WHATU's different

By Tracey Rudduck-Gudsell

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WHATU is no ordinary Tauranga gallery shop.

It contains an intriguing blend, from one-off, locally made taonga Maori pieces, to items made in larger production runs.

It also offers learning opportunities and support for local artists.

Founded by five local female artists, Tauranga Moana Artisans and trading as WHATU, the diverse business is growing steadily.

WHATU is not only a co-operative of artists - the business also supports emerging and senior artists by acting as their agent.

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The negotiation process and paperwork that goes with commissioning art can be a barrier for many artists. WHATU has the ability to manage this process so artists can get on with the job of making art.

The physical premises of WHATU is Shop 5, The Village on 17th.

The shop has a small area at the front, which presents exquisitely handmade kete, potae (hats), flowers, jewellery, whakairo (carving), painting and prints. It opens from 10am to 3pm, from Tuesday to Saturday, with late night hours for special occasions.

The rear of the premises is utilised as a multi-purpose space, for directors to produce their own artwork and as a workshop for learning.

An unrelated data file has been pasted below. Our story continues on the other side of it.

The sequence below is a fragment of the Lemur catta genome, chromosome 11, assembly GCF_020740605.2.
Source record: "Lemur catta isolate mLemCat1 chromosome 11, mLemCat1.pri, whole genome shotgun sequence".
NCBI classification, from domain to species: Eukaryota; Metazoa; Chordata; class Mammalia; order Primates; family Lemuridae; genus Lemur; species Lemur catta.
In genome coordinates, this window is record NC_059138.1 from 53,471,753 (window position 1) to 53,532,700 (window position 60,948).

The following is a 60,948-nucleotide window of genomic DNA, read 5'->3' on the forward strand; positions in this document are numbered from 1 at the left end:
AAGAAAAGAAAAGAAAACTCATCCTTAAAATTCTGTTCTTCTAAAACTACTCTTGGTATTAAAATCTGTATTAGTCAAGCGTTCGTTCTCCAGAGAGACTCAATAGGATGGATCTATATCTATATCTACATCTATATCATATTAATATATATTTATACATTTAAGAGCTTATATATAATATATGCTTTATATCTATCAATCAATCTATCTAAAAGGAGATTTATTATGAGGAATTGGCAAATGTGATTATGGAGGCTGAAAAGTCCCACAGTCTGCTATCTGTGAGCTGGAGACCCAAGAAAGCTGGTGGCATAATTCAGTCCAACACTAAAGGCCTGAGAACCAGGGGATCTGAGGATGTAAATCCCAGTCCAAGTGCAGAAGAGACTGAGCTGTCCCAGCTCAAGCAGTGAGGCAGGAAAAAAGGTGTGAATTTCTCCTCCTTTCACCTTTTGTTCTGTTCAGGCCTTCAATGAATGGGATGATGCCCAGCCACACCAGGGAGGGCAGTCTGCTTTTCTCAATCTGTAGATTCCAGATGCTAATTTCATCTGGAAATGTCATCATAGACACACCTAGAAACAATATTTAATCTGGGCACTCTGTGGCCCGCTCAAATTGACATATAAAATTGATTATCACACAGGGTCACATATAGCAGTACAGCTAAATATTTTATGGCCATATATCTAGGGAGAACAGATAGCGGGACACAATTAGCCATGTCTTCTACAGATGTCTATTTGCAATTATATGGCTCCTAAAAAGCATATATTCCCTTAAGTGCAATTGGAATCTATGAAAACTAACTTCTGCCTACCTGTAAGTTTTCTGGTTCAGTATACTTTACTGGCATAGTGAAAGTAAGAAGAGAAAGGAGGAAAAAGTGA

One-day courses include raranga (weaving) for beginners, which the company hopes to grow over the next several months.

Social networking, and an internet presence, is proving a great way to showcase WHATU artists and their artwork to a wider audience.

Using Facebook has meant all advertising for WHATU is meaningful and unobtrusive.

The WHATU website www.whatu.net is also a key feature of the business.

The directors intend to move into online shopping in the future but are proceeding with caution, given the lasting impact the recent economic dowturn has had on artists..

The directors include weavers Aroha Luttenberger, Te Maumako August, Awhina Thatcher, Beverly Palmer, and painter and graphic artist Te Rahui August Sutherland.

Others listed as WHATU artists include local carver Hipara August, taniko weaver Rangi Moka, weaver Rawinia Grey, and jewellery artist Marewa Luttenberger.

- Bay of Plenty Times

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